House Pushes P2P Bill

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The House Energy & Commerce Committee passed two bills last week aimed at protecting personal information online, including one that would establish new guidelines for some peer-to-peer file sharing.

While cable companies, their fellow network operators and others raised concerns with the Federal Communications Commission and lawmakers about the management of peer-to-peer (P2P) file-sharing programs, the Informed P2P User Act (HR 1319), which was reported out of committee Wednesday, would put its own restrictions on the technology.

The bill would require that users of file-sharing programs receive “conspicuous notice” and are required to opt in before the P2P program is installed. It also would mandate those who market or distribute the programs make it “reasonably simple” to block or remove the software. But the measure says it does not mean to discourage the legitimate use of file-sharing technology.

The bill as passed narrowed the definition of peer-to-peer services subject to the restrictions to those where sharing of personal data — such as financial or health records — was implicated. It specifically exempts e-mail, instant messaging, real-time audio and video and real-time voice applications, its co-sponsor, Rep. Mary Bono Mack (R-Calif.), said at the markup hearing.

That wasn’t narrow enough for Rep. Jay Inslee (D-Wash). He said he was concerned that the bill could still unintentionally “sweep up” applications “with legitimate value to consumers.”

That concern was shared by a fellow Democrat, Rep. Mike Doyle of Pennsylvania. Committee chairman Henry Waxman (D-Calif.), who introduced a managers’ amendment with those exemptions, said the goal was “to avoid sweeping in legitimate technologies unrelated to inadvertent file-sharing.” He’d work with the two lawmakers to make sure the language made that clearer, if need be, he said.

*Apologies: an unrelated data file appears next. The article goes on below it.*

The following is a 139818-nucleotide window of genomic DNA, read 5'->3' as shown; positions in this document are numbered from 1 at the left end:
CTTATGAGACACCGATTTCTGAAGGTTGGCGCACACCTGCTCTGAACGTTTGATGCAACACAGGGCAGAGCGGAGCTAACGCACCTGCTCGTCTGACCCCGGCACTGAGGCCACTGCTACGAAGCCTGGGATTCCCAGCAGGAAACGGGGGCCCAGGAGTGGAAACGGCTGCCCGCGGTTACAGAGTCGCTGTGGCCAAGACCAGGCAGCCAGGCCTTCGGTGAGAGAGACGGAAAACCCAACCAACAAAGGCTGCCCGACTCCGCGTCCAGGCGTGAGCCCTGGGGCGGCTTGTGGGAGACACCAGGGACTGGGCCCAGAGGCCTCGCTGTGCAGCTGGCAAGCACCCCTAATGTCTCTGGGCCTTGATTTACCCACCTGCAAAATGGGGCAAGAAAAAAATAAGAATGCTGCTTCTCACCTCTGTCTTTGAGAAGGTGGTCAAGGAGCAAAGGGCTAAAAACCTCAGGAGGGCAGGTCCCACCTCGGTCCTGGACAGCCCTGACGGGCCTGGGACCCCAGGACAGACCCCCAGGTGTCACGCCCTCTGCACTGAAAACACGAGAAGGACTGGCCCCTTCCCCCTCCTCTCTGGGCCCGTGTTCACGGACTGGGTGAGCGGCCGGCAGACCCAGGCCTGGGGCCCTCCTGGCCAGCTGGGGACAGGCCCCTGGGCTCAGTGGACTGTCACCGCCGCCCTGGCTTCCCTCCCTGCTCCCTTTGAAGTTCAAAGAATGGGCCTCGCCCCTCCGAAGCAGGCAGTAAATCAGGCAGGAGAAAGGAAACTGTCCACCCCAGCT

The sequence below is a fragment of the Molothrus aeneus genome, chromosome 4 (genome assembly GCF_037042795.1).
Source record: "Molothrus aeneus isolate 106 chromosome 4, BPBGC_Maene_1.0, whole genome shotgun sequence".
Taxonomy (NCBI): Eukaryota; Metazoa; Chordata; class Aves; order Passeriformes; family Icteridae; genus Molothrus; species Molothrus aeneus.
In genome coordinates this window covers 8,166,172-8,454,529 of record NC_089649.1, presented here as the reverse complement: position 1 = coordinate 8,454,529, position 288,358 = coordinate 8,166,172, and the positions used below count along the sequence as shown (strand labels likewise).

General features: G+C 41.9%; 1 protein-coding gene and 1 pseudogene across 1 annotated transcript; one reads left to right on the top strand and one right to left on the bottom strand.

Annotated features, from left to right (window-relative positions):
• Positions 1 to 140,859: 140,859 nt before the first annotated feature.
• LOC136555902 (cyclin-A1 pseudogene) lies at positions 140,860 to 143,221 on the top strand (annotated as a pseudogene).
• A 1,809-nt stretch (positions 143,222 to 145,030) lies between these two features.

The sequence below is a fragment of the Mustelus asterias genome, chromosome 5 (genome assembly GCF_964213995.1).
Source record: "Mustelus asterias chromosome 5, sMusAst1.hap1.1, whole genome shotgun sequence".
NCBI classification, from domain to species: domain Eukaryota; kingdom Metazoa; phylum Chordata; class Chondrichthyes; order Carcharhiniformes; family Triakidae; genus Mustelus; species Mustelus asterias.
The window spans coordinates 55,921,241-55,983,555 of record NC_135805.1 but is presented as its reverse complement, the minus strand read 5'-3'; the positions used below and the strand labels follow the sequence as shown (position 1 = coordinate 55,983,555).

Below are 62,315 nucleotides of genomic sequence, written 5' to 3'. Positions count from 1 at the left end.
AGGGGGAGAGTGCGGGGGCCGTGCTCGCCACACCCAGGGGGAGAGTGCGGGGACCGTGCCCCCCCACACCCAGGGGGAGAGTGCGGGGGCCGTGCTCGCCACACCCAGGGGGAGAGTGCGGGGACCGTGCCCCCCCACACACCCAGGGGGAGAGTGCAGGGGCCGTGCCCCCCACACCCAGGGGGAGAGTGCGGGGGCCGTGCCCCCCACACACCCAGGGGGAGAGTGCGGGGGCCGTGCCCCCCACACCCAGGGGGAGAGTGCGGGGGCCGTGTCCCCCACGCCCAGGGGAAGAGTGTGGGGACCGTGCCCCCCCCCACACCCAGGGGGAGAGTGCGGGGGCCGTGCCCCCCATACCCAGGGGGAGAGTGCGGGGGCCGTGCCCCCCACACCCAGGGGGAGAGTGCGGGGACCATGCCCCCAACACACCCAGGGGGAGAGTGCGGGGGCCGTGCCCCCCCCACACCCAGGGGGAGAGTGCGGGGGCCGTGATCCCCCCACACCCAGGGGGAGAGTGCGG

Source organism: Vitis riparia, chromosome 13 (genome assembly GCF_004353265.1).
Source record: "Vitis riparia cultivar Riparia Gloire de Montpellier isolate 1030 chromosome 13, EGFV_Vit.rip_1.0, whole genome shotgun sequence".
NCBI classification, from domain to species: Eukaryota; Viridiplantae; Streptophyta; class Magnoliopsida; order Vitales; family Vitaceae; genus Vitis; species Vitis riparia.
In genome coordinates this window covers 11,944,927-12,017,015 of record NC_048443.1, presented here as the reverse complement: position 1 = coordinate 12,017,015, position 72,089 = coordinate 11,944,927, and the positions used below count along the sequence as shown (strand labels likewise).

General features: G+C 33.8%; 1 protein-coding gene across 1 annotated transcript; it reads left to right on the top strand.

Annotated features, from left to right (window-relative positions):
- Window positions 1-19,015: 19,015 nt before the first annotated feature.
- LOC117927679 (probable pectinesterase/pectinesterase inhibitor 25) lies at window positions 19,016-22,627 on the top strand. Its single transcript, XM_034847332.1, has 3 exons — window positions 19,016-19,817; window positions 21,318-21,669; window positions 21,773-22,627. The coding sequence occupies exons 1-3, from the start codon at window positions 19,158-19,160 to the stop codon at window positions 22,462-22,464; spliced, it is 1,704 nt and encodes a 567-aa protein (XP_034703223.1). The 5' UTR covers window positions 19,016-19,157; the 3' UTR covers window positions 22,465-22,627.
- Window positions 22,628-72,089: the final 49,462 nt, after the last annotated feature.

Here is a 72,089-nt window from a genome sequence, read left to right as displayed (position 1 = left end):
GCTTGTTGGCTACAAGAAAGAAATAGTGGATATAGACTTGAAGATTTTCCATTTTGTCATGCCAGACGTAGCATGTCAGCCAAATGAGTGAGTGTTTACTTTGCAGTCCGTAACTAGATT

The language about clear notification and requiring a user’s prior consent reminded at least one legislator of the push for similar notice for online targeted advertising.

“I understand my colleague Ms. Bono Mack’s concern for preserving the individual’s right to consent to sharing information stored on computer disks with others via peer-to-peer file sharing programs,” said the panel’s former chairman, Rep. John Dingell (D-Mich.). “I would dare say it would have some bearing on this committee’s consideration of the subject of behavioral advertising.”

Also passed out of committee was HR 2221, which sets federal standards for protecting personal information — including affording consumers more access to and control of such data — and which requires consumers be notified of data breaches.

The bills now head to the House floor.